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Packing Essentials

It doesn’t take me long to pack for most trips. I typically bring the same clothes and “stuff” with me no matter my destination or purpose of travel. Sure, there’s some variance—a warmer scarf depending on season, or a nicer jacket depending on what kind of meetings I have on the other side.

On average, it takes me twenty minutes. No more, no less. If I’m doing laundry and sorting through the mail while packing, the whole process might take up to an hour, but that's the cost of multitasking.

The greatest challenge is indecision. Do I want two pairs of jeans? (Usually just one, but I waver.) Do I need to bring my bathing suit? (I don’t swim often, and when I do I can wear my running shorts.)

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What If You Had to Work Only One Hour a Day?

I caught bronchitis last winter, and it lasted for more than a week. I spent much of the day sleeping or complaining.

But of course, I still had to work sometime. My energy level was constantly low, but every so often I'd muster enough strength to work through a few tasks or half-heartedly reply to emails before crashing on the couch.

The rest of the time, when I wasn’t sleeping or complaining, I was on the couch reading or watching bad TV shows on my iPad. Once in a while I’d be inspired to boil water for herbal tea. It was rough—even worse than the dreaded man flu.

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6 Discoveries from Near and Far: Volume XXXIV

Things I found on long walks in foreign cities, or perhaps when someone posted them on Twitter.

Ending Soon: Last Chance for 70,000 IHG Hotel Points

Link: 70,000 IHG Hotel Points

A while back I mentioned a limited-time offer for 70,000 IHG hotel points (normally 60,000 or fewer). The deadline for the big bonus is coming up, and this is one that’s definitely worth looking at if you're eligible.

70,000 points in the IHG network can be used for at least two nights at nicer properties, or up to a week or longer at budget properties. Personally, I’m in the “life is short” department—I have plenty of points these days and would use this bonus at the nicer places. But I used to be a very low-budget traveler, and the idea of essentially getting a week’s worth of free hotel nights in exchange for a single credit card application will be appealing to a lot of folks.

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40 Years Later, I Set Out to Walk the Camino de Santiago: Nancy Liddle’s Quest

This is a quest case study. (Read others or nominate yourself.)

Nancy wasn't sure she could complete an 850-kilometer walk on the Camino de Santiago in Spain. But she did, and discovered something about age in the process. Here's how it happened.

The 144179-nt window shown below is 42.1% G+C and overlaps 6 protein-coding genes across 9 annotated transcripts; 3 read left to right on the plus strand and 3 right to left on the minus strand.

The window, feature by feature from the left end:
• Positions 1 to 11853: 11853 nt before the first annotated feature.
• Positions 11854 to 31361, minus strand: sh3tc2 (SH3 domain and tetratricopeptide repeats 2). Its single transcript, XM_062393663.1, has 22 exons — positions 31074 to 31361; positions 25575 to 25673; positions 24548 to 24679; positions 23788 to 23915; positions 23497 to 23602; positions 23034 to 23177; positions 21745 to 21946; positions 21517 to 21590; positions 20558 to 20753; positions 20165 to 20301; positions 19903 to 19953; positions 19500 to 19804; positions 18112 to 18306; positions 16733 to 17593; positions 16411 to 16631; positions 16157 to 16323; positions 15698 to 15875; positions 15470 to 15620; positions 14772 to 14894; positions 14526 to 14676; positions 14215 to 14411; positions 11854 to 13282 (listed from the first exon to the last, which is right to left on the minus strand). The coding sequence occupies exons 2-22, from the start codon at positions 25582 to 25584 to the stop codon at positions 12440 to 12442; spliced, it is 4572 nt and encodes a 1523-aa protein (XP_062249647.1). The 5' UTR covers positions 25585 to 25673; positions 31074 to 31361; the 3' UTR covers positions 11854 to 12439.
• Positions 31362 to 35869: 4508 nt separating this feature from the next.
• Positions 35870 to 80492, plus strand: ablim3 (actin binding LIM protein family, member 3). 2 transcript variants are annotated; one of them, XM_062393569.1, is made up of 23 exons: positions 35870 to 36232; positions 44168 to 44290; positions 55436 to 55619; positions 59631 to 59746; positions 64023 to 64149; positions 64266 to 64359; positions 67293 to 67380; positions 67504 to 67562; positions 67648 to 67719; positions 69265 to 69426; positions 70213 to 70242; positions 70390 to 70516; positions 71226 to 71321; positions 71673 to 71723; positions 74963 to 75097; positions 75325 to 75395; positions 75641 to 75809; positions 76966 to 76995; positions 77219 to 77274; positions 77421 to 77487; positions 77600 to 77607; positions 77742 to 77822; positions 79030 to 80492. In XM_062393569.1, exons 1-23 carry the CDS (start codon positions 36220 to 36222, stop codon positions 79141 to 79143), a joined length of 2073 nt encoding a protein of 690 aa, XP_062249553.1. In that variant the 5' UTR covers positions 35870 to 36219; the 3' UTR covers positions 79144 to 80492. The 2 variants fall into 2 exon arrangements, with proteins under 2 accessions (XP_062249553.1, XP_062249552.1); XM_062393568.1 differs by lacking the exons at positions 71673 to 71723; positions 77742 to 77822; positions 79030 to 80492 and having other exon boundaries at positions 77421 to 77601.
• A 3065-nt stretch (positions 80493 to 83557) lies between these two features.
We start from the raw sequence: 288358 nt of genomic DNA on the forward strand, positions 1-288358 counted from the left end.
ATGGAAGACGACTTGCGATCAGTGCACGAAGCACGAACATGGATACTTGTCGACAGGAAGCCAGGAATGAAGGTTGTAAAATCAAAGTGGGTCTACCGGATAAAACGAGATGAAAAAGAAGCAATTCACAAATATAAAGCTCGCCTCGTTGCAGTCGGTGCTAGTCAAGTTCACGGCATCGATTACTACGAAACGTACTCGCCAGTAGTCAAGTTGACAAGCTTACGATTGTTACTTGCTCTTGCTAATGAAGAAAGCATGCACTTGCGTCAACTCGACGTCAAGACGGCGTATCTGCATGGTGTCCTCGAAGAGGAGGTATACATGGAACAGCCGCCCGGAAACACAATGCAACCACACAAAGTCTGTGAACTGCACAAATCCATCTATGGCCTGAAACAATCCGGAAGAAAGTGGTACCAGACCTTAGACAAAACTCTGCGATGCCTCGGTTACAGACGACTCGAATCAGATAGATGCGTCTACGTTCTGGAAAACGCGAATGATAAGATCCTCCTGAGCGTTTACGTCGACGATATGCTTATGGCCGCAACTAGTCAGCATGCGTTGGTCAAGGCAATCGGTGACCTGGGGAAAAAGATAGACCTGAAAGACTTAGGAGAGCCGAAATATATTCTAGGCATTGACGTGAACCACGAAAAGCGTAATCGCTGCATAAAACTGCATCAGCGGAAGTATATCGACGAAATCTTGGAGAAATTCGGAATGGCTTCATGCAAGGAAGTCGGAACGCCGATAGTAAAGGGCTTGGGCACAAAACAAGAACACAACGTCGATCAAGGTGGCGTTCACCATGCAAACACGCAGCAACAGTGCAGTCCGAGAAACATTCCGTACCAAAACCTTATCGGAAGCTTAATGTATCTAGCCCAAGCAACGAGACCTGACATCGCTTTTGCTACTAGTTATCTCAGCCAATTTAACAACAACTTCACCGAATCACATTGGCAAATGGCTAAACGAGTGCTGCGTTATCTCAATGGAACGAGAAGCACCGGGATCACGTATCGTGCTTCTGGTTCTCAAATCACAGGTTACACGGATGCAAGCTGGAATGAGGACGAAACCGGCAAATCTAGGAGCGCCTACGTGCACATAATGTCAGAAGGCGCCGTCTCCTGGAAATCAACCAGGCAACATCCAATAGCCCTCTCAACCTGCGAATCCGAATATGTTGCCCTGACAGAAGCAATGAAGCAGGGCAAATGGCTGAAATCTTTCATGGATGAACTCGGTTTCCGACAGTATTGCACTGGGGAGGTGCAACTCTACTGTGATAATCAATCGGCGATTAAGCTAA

My name is Nancy and last year I fulfilled my 40-year-old dream to walk the Camino de Santiago in Spain. Being 56, relatively unfit, single, and never having walked more than 10 kilometers in my life was intimidating, but I did it.

NancyL5

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Non-Conformity and Adventure in Europe: The “Alive in Berlin” Conference

Last year I spoke at a number of worldwide events, but only one was in Europe. The organizers are bringing it back for another round, and a limited number of tickets are now available.

I like events of this size: not too small, and not too big. If you're in the neighborhood, broadly speaking, or if you're up for an overseas adventure, it’s a great opportunity to connect with like-minded people and learn more personal development.

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Taking a Travel Break Mid-Career: On the Road with John Fiddler and Kathleen Egan

This is a traveler case study. (Read others or nominate yourself.)

John and Kathleen opted to take a mid-career break and travel the world under three tenets: sightseeing, athletics (trail running, climbing, and long distance hiking), and volunteering.

We're two 40-somethings on a multi-year career break traveling the planet. Along with adventuring through the wild landscapes of the world to see the sights and cultures of the planet, we’re trying to give back to communities as we travel.

From kayaking the length of the Baja peninsula, trail running around Europe, backpacking through Southeast Asia (and getting married there!), to being the first expedition to traverse the high route of the Great Himalaya Trail (87 days, unsupported), to now exploring and volunteering in Africa, it has been a crazy and incredible two years.

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Fuel Dumping: A Little-Understood Trick to Save Hundreds of Dollars on Airfare